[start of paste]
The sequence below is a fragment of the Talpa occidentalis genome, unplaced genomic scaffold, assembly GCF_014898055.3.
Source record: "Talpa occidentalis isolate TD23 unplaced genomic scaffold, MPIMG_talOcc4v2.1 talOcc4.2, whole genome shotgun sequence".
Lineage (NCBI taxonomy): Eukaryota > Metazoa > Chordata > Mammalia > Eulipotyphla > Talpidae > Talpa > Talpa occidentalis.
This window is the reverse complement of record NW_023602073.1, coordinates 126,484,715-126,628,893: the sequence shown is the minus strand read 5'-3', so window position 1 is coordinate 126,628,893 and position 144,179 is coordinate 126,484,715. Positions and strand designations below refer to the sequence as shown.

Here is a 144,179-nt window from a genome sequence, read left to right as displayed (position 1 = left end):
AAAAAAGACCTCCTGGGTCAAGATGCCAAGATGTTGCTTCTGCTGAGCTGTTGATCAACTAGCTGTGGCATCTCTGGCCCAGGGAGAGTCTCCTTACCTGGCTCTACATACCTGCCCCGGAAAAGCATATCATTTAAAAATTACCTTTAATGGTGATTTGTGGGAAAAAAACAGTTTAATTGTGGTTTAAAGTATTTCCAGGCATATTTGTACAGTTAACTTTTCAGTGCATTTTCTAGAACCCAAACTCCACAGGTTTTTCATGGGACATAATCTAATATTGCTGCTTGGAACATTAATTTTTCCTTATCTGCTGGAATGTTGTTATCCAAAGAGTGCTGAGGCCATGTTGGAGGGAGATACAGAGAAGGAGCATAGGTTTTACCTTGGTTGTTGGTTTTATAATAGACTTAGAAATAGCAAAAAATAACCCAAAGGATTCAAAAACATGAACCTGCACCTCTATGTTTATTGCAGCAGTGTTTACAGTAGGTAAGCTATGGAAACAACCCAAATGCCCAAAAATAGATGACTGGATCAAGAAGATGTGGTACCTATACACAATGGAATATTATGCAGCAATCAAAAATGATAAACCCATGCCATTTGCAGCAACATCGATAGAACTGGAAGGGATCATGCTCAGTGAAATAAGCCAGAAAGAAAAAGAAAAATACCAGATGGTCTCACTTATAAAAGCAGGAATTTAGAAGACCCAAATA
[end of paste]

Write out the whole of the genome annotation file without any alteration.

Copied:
The sequence below is a fragment of the Talpa occidentalis genome, unplaced genomic scaffold, assembly GCF_014898055.3.
Source record: "Talpa occidentalis isolate TD23 unplaced genomic scaffold, MPIMG_talOcc4v2.1 talOcc4.2, whole genome shotgun sequence".
Lineage (NCBI taxonomy): Eukaryota > Metazoa > Chordata > Mammalia > Eulipotyphla > Talpidae > Talpa > Talpa occidentalis.
This window is the reverse complement of record NW_023602073.1, coordinates 126,484,715-126,628,893: the sequence shown is the minus strand read 5'-3', so window position 1 is coordinate 126,628,893 and position 144,179 is coordinate 126,484,715. Positions and strand designations below refer to the sequence as shown.

Here is a 144,179-nt window from a genome sequence, read left to right as displayed (position 1 = left end):
AAAAAAGACCTCCTGGGTCAAGATGCCAAGATGTTGCTTCTGCTGAGCTGTTGATCAACTAGCTGTGGCATCTCTGGCCCAGGGAGAGTCTCCTTACCTGGCTCTACATACCTGCCCCGGAAAAGCATATCATTTAAAAATTACCTTTAATGGTGATTTGTGGGAAAAAAACAGTTTAATTGTGGTTTAAAGTATTTCCAGGCATATTTGTACAGTTAACTTTTCAGTGCATTTTCTAGAACCCAAACTCCACAGGTTTTTCATGGGACATAATCTAATATTGCTGCTTGGAACATTAATTTTTCCTTATCTGCTGGAATGTTGTTATCCAAAGAGTGCTGAGGCCATGTTGGAGGGAGATACAGAGAAGGAGCATAGGTTTTACCTTGGTTGTTGGTTTTATAATAGACTTAGAAATAGCAAAAAATAACCCAAAGGATTCAAAAACATGAACCTGCACCTCTATGTTTATTGCAGCAGTGTTTACAGTAGGTAAGCTATGGAAACAACCCAAATGCCCAAAAATAGATGACTGGATCAAGAAGATGTGGTACCTATACACAATGGAATATTATGCAGCAATCAAAAATGATAAACCCATGCCATTTGCAGCAACATCGATAGAACTGGAAGGGATCATGCTCAGTGAAATAAGCCAGAAAGAAAAAGAAAAATACCAGATGGTCTCACTTATAAAAGCAGGAATTTAGAAGACCCAAATA